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I've broken this down into five things that we can talk about. Number one, what is a home equity loan? Let's keep it really simple. Let's say if you own a home, that home was worth $100,000. Just for this example, let's say you don't even have a mortgage. So in that case you have $100,000 in equity, in that home. So, how would you do, what would you do to get that? Well, you can sell it. You can sell the home and get the $100,000, but maybe that's not what you're trying to do. Maybe you want $50,000, what can you do? You can do a home equity loan. So you go to a bank, mortgage company, mortgage lender, whatever works for you, mortgage broker and apply for a $50,000 loan. You can apply for a fixed rate mortgage.
That would be a cash-out refinance, because you are pulling cash or equity out of the property and not just paying off an existing lien or and also in this example, because you don't have a mortgage, you could do a home equity line of credit. We're gonna talk about those differences.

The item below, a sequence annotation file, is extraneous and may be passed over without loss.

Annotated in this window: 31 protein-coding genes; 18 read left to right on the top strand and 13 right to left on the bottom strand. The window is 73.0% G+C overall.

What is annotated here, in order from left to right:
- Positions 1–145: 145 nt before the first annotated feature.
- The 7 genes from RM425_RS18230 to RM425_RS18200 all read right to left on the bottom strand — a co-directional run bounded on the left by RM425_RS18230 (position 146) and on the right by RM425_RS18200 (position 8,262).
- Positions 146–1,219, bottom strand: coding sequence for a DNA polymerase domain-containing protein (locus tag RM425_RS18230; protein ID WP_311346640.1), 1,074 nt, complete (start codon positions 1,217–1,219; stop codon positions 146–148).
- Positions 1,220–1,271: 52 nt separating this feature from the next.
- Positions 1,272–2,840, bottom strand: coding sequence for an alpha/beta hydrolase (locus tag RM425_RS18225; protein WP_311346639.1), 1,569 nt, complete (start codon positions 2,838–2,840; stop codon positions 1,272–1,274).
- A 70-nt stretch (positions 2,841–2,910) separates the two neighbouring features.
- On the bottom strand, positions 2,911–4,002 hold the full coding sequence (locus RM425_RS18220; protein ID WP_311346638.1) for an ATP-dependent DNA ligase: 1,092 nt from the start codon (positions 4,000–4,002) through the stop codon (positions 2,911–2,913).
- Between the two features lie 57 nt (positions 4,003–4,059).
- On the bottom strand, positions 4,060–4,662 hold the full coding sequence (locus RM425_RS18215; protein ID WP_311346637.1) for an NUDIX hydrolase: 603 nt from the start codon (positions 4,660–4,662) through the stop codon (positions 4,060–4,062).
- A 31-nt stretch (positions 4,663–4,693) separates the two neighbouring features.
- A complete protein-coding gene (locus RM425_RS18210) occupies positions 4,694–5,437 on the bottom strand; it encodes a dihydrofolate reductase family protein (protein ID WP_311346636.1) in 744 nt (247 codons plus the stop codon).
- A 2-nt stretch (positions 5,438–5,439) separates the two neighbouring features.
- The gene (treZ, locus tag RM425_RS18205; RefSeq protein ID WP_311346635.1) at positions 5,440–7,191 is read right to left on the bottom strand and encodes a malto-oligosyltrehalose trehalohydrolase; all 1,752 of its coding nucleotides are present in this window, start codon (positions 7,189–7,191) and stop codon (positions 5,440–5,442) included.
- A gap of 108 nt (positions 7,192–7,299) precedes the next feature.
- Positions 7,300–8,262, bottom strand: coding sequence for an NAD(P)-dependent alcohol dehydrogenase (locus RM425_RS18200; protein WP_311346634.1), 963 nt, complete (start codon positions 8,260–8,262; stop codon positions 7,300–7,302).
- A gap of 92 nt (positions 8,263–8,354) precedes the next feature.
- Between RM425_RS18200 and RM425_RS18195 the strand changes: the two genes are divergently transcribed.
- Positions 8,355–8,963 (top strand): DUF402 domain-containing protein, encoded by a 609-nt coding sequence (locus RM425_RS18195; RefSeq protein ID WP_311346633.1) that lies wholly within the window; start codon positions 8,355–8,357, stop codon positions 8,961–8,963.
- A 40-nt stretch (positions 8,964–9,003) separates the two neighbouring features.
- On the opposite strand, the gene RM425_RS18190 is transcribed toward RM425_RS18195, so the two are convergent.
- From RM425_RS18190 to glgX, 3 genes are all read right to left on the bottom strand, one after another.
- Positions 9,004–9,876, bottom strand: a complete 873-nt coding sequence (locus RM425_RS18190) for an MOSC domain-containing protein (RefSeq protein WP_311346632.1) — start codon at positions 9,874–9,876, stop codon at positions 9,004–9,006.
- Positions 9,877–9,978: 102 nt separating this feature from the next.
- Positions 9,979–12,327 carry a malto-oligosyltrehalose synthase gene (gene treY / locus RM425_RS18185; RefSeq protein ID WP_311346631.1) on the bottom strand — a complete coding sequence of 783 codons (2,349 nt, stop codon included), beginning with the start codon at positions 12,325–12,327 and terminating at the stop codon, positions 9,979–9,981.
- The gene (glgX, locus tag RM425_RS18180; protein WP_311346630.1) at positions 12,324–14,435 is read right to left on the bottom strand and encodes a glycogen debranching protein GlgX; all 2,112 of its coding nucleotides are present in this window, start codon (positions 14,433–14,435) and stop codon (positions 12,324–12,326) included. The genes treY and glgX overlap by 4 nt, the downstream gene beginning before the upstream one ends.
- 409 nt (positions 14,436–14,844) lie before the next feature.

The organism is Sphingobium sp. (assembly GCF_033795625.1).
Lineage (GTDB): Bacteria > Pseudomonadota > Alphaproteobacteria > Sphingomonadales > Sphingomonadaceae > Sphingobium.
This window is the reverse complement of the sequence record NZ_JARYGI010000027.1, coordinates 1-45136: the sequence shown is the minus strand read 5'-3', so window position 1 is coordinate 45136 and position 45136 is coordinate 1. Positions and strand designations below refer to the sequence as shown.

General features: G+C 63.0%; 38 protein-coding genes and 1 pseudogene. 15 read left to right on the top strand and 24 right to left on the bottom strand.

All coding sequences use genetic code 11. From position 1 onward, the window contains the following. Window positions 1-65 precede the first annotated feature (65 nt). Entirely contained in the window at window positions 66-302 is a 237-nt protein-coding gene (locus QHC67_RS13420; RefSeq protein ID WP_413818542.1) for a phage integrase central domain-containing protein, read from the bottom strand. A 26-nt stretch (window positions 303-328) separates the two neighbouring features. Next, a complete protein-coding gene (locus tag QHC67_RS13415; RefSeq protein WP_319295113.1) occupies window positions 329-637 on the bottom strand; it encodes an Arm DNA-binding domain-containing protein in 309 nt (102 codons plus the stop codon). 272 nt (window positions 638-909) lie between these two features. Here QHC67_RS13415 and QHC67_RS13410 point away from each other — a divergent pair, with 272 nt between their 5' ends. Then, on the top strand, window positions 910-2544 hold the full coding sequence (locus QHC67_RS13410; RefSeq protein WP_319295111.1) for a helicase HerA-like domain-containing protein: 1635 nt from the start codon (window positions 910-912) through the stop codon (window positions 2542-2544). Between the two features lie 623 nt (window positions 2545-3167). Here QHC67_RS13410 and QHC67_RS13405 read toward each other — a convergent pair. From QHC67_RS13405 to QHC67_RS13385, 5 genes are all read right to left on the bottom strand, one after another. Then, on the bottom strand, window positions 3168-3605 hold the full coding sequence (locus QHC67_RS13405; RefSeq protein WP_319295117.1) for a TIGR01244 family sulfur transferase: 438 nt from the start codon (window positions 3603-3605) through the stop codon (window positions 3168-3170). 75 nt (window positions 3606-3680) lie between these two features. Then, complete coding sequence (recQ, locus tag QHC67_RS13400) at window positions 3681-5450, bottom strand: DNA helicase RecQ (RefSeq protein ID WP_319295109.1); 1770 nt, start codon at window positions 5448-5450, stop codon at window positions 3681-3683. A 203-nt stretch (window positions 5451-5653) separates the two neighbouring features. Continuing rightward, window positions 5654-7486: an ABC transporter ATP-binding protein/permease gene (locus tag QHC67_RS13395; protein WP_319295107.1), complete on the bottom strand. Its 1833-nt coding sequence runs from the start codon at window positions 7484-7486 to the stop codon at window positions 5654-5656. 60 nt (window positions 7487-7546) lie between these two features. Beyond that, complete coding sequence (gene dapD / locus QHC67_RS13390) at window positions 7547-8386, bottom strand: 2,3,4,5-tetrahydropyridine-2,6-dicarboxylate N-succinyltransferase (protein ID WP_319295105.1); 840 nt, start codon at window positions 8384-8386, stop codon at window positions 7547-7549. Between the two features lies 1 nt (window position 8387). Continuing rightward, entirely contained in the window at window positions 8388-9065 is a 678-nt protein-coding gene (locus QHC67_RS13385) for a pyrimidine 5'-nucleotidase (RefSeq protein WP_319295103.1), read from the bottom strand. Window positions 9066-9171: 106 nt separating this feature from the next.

But let's say that you do have a mortgage. Let's say that the home is worth $100,000. You owe $10,000, just to keep everything simple. You want to get a $10,000 loan as well, pull up $10,000 in equity, so now you want $20,000 total, or maybe you just want the 10. You can do a cash-out refinance, to pay off the 10, pull out another 10, that way you have one new loan, as a cash-out refinance. You could do a home equity line of credit, where you keep your current first mortgage, or that $10,000 in place. And you get a home equity line of credit, that's in second position, behind that mortgage. Or you could actually do another option, which would be a second mortgage, which is a fixed rate instead of a line of credit, which is an adjustable rate. So that is what a home equity loan is. We're gonna dive into further details in the next steps.